Tuesday, November 22, 2011

If I Had a Vote

You all had a temporary reprieve from baseball posts, but here's another one (most likely the last one of the off-season, barring big moves or nothing else to write about).

Let me make myself clear right off the top. I do not think Justin Verlander should have been awarded the American League MVP (especially after seeing that Clayton Kershaw finished a distant 12th in the NL), but I do think he should have been eligible. In the past few days, I've had excellent Twitter exchanges with Jose Cruz (@cruz22), Eric Smith (@eric__smith) and Paul Jones (@paul__jones) about whether or not pitchers should be eligible for the MVP - I said yes; it wasn't a common opinion.

There are several arguments as to why pitchers should not be able to win the MVP. The most common of these arguments is that pitchers are awarded the Cy Young - the "MVP" for pitchers. My counterargument to that is that hitters have the Hank Aaron Award. Granted, the Aaron does not have nearly the history that the Cy Young does, and it's not voted on in the same way, but I'm sure the hitters find it no less significant to win it. There are also Silver Sluggers and Gold Gloves for both position players and pitchers, so let the MVP represent the player having the most valuable season; regardless of how you define "valuable", pitchers can certainly be it.

Also, consider that, although a starting pitcher may only appear in 35 games or so, he'll have to face upwards of, probably, 900 batters. He's also responsible for fielding his position - which, for the record, Verlander doesn't do particularly well - and controlling the running game. Catchers get a lot of credit or take a lot of flak depending on their caught stealing percentage, but pitchers are also responsible for that. Pitchers may not be out there every day, but when they are, every single play starts from their arm when they're on the mound - a right fielder can't say that.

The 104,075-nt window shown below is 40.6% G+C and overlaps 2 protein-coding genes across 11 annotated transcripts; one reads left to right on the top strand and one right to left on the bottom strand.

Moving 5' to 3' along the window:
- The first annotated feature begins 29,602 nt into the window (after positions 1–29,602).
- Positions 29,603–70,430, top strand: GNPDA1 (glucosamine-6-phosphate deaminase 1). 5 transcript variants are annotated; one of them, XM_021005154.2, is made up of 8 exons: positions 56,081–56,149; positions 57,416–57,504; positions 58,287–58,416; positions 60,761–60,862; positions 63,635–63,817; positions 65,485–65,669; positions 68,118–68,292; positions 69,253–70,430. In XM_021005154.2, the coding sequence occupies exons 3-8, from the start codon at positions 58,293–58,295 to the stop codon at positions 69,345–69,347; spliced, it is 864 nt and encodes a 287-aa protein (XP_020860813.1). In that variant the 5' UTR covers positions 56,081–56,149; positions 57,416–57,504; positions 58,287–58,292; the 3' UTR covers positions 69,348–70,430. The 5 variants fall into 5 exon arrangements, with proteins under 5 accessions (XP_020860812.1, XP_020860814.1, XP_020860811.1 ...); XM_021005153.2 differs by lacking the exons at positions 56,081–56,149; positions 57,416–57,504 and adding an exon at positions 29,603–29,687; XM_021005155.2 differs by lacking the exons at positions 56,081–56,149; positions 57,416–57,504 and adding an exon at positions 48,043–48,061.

So, yes, pitchers absolutely should be eligible to win the MVP, but they really need to have a spectacular season to deserve it. Verlander had a great pitching season this year, but not a great overall season - he was helped quite a bit by the fielders and the bullpen behind him. Taking nothing away from him, he just happened to have a great year in a year with a high number of other great years.


Now, onto the "Who should be MVP?" debate. My votes would have gone Bautista-Cabrera-Ellsbury in the American League and Kemp-Braun-Fielder in the National League. The NL was obviously very close, with the exception of Braun and Kemp being flipped, but the AL had a monkey wrench thrown into it by Verlander's victory and Cabrera's under-ratedness. The common reasoning for Verlander and Braun's victory was that they lead their teams to the playoffs. It's always kind of bothered me that that pretty much said that the best player in the league were always on the best team.

But, that is apparently how the voting works. Since 1961, there have been 50 MVPs (I didn't include the 1994 season, as there were no real playoffs) in the American League and 51 in the National League (Willie Stargell and Keith Hernandez shared the award in 1979). On only 29 instances (10 in the AL and 19 in the NL) has the MVP not "lead" his team to the postseason. There were also only two instances where both leagues had MVPs that didn't extend far into October. There are the occasional anomalies (Andre Dawson in 1987 leaps to mind), but, for the most part, playoffs generally means MVP votes.

But even then, I am confused. There were 3 Boston Red Sox in the Top-10 - let's pretend they were a "playoff" team, as they came within 1 game. How do you splice between their contributions? There were also two Tigers and two Yankees. Two Phillies, two Brewers, and two Cardinals were among the NL's Top-10. How much impact did they have individually, and how much did they affect one another's play?

But I digress, and must go to bed after salting the driveway and praying to the Weather Gods to not die on the way to work tomorrow. To summarize: pitchers can be MVPs, and I don't care if they get to the playoffs or not, and I'm happy to debate it with you.

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